Dedicated to the One I Love: Get Out On the Floor

I was checking stats last night, and while it may seem hard to believe, I’ve been working on this chapter for three weeks as of 29 July.  It would appear that I began writing the first scene on 8 July, and posted that the following day.  In that time I’ve written close to seventeen thousand words and brought the story to within kicking distance of one hundred thousand words–

And I’m still going.

If you haven’t guessed what’s coming now based upon the title of this post, it’s time to have a special moment.  And, as you’ll see, it’s not unexpected:

 

(All excerpts from The Foundation Chronicles, Book Two: B For Bewitching, copyright 2015 by Cassidy Frazee)

Kerry came to the sofa with a smile on his face. He stopped on the other side of the coffee table and cooled himself by flapping his jacket. “Ah, much better.” He turned to Deanna. “How are you, Deanna?” He eyed Annie. “You need me to go somewhere for a few minutes?”

Deanna shook here head. “No, Kerry, you’re fine. Please sit.” She waved for someone in the crowd to come over. “I think we were just about finished.”

“Okay.” He came around the other end of the table and took his place at Annie’s right. He took her hand and gave it a squeeze. “Everything okay?”

“It is.” She turned on a quick smile and kissed him. “Enjoy your dance?”

“Yeah, it was good.”

“I could tell.”

Trevor Parkman joined them, stopping where Kerry stood only seconds before and facing Deanna. “You called?”

“Yes. I think we need to attend to official duties.”

“Of course.” Trevor helped her feet before addressing Annie and Kerry. He gripped the sides of his open jacket. “Either of you care to venture a guess?”

Annie turned to Kerry with her gaze case towards the library. “Do you know?”

Kerry chuckled. “Eighth Doctor. Haven’t seen you since the first time you were in San Francisco.” He shrugged. “Then again, I didn’t see you, per say. that was before my time, but then time—”

“—Is relative.” He held out his arm for Deanna. “Shall we?”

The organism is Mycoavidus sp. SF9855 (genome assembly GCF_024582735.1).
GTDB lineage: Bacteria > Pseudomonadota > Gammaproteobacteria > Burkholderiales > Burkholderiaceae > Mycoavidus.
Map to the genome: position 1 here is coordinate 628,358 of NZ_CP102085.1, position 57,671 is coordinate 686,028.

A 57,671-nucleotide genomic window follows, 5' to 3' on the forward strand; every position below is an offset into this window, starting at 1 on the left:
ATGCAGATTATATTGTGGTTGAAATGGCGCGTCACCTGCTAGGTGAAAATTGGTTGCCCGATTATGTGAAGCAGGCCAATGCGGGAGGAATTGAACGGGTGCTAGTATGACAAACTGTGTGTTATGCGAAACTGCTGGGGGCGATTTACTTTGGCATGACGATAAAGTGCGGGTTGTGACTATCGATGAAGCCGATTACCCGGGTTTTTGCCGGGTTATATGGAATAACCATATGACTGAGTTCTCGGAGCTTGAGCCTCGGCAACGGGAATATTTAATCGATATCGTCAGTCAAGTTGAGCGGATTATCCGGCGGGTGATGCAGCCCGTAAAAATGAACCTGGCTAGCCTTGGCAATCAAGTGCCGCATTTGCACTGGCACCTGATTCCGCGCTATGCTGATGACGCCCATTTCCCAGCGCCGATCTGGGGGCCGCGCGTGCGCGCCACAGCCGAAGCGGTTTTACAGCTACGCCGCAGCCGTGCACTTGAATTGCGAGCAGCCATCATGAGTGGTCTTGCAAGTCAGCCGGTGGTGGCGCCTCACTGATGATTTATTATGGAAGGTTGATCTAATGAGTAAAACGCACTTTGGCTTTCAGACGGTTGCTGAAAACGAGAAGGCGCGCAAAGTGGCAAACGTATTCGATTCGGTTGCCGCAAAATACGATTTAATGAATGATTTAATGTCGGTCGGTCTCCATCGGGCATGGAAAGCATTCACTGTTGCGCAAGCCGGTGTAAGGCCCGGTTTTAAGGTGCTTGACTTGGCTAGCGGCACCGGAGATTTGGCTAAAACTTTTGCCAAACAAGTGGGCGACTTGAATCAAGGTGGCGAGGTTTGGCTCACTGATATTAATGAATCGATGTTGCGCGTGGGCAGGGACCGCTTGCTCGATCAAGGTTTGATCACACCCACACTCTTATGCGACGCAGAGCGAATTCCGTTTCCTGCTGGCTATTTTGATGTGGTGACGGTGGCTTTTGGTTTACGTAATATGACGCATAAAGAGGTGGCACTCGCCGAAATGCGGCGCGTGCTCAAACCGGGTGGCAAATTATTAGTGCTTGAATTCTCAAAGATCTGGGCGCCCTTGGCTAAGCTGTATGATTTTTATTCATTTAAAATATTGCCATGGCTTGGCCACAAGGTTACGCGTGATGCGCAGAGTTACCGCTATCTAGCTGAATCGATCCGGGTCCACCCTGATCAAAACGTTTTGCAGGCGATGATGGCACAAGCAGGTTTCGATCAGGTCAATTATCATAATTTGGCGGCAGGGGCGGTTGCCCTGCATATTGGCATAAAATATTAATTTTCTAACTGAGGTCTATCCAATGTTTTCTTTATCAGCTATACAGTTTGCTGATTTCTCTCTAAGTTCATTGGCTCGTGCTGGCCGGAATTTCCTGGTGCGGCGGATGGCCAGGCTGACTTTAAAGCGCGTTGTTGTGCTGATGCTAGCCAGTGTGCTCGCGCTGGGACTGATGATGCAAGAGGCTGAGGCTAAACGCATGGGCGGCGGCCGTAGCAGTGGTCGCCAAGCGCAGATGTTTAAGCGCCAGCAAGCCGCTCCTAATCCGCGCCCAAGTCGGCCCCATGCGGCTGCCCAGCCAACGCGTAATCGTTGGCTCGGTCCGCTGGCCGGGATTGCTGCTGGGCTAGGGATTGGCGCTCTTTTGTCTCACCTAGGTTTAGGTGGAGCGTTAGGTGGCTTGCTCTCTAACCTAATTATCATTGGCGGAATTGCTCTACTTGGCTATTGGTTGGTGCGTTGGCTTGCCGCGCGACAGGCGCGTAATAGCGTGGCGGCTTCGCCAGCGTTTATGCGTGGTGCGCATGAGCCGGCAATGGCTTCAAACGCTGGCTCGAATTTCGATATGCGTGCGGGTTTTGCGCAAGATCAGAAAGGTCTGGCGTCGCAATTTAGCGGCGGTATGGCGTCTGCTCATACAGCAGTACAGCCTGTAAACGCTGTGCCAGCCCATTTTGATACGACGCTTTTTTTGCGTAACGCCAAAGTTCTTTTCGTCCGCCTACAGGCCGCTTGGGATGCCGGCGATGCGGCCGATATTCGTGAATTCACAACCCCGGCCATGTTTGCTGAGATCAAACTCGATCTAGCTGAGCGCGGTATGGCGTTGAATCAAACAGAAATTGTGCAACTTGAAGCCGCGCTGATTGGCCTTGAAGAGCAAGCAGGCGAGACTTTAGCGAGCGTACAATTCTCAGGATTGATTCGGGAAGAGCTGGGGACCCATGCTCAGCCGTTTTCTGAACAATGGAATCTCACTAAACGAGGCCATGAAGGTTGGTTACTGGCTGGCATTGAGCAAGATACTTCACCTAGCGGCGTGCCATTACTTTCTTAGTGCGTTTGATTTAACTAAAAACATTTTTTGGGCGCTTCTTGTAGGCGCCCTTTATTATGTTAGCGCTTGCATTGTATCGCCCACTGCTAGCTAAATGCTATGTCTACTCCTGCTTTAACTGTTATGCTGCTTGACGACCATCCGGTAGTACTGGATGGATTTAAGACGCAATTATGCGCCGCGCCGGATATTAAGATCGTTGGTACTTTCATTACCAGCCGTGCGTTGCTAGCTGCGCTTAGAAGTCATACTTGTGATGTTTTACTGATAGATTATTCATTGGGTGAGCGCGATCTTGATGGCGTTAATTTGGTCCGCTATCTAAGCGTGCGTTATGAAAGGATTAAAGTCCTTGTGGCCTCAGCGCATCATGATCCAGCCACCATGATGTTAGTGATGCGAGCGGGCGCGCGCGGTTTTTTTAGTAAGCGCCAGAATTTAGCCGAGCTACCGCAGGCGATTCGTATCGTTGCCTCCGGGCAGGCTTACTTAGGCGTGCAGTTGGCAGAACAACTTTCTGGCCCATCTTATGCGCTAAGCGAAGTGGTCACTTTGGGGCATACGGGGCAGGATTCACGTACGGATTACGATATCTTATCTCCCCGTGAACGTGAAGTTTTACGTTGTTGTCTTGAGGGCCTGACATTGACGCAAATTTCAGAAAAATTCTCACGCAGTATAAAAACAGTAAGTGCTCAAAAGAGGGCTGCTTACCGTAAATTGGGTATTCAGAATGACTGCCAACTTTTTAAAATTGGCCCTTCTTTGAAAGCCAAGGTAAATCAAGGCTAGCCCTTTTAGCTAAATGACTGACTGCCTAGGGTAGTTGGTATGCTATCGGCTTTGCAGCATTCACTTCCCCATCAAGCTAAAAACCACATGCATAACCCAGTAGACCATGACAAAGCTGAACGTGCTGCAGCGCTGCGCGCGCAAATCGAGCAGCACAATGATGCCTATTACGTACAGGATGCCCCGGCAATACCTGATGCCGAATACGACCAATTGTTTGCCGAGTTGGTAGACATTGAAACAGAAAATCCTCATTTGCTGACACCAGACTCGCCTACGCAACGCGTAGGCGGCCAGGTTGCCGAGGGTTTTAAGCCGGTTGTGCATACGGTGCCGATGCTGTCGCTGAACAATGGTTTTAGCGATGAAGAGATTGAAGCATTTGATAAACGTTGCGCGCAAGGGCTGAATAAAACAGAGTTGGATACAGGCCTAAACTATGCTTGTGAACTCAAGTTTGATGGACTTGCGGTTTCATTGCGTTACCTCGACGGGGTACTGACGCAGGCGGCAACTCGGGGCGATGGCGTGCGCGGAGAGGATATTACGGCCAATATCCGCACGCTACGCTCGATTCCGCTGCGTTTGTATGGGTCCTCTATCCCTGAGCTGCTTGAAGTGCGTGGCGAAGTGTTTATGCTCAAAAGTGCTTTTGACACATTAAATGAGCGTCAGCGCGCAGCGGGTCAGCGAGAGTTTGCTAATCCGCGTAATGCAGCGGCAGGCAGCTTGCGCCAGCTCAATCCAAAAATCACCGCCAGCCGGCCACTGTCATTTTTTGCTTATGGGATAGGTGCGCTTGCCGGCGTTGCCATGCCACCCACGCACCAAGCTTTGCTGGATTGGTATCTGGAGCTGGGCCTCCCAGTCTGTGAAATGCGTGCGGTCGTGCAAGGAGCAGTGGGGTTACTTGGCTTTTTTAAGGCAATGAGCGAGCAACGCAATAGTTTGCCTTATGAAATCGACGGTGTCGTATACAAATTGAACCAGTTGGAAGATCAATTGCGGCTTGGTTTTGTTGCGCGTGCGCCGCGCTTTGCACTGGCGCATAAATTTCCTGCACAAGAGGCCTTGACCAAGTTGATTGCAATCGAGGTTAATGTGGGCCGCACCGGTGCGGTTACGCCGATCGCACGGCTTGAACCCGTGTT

“Just one minute—” The seer turned her gaze upon Annie. “Concerning our discussion, my advice is, as with all things seen, to let events simply happen. Actually—” She slipped her arm into Trevor’s. “That’s all we can ever do with visions.”

Annie suspected that Deanna would offer this advice, but it felt better to speak her concerns and hear the instructor’s words. Sometimes all one needs is to have someone you respect to confirm your own beliefs . . . “Thank you, Deanna. I’ll do just that.”

“Good. Both of you: have a good dance. We’ll be around, so I expect to see you again before the evening’s over.” She looked to Trevor. “Lead on, please.”

He nodded at the children. “Have a good evening.”

“See you around, Lady Sif and Doctor.” Once the two adults departed Kerry wrapped his arm around Annie and pulled her close. “Miss me, Sweetie?”

 

And there we go:  Mr. Parkman, aka Trevor the Librarian, aka The Guy Who Looks Like He’s Becoming Deanna’s Squeeze, is running around dressed like the Eighth Doctor in one of his only two visual performances:

He gets a lot more bad ass right before he dies.

He gets a lot more bad ass looking right before he dies.

And he escorts Lady Sif off to do, um, Siffy Things, I suppose.  Actually, Deanna is one of the two coven leaders who help out with the Samhain Dance, the other being Erywin, as it’s her coven that it responsible for putting on this shindig.  And speaking of Erywin . . .

 

“Of course I did, my love.” She kissed him again, slowly and sweeter than when he’d first joined her. “But I needed to speak with Deanna, and you being out on the dance floor made it easier.”

“I’m glad you could speak without having to tell me to find something to do.” He half turned where he sat so he could better hold Annie.

Annie snuggled back and against Kerry, a position that allowed her to keep her smile hidden from him. As he turned to hold her, she saw his eyes flick to his left, towards the area where Erywin and Deanna stood when making an announcement to the students in the hall. While Annie hadn’t any idea of what he’d planed for last year’s dance, this year she fully suspected something to happen. He’s probably waiting for Erywin to return, and that’s when he’s going to ask me to dance

They sat in silence for nearly five minutes, Annie leaning against Kerry, who gently held her. It was much like the Midnight Madness, only this time there was music to go along with conversation and snacks. She felt him move behind her. “Would you like to dance, Sweetie?” He gave her a squeeze. “I feel like getting up.”

She spied the front of the room and saw Erywin speaking with Deanna. She twisted her head so she could see him out of the corner of her eye. “Of course, love.” She grinned as Kerry helped her to her feet. “I feel like getting up as well.”

Annie followed Kerry onto the floor and began dancing, feeling the music around her. Kerry wasn’t a good dancer, but he did his best not to look too clumsy as he moved in rhythm with her. She didn’t consider herself a good dancer, either: until last year’s Samhain dance she’d only danced alone, usually in the privacy of her lake house.

But this was more her music; this is what she liked to hear when she was alone, and that gave here an advantage when it came to letting herself go and enjoy the song. Kerry was listening to more of her music, though: when they were down in their lab she’d use his computer to find music to stream, and he was starting to remember the lyrics to a few. It won’t be long before he’s singing along as we are crafting spells together.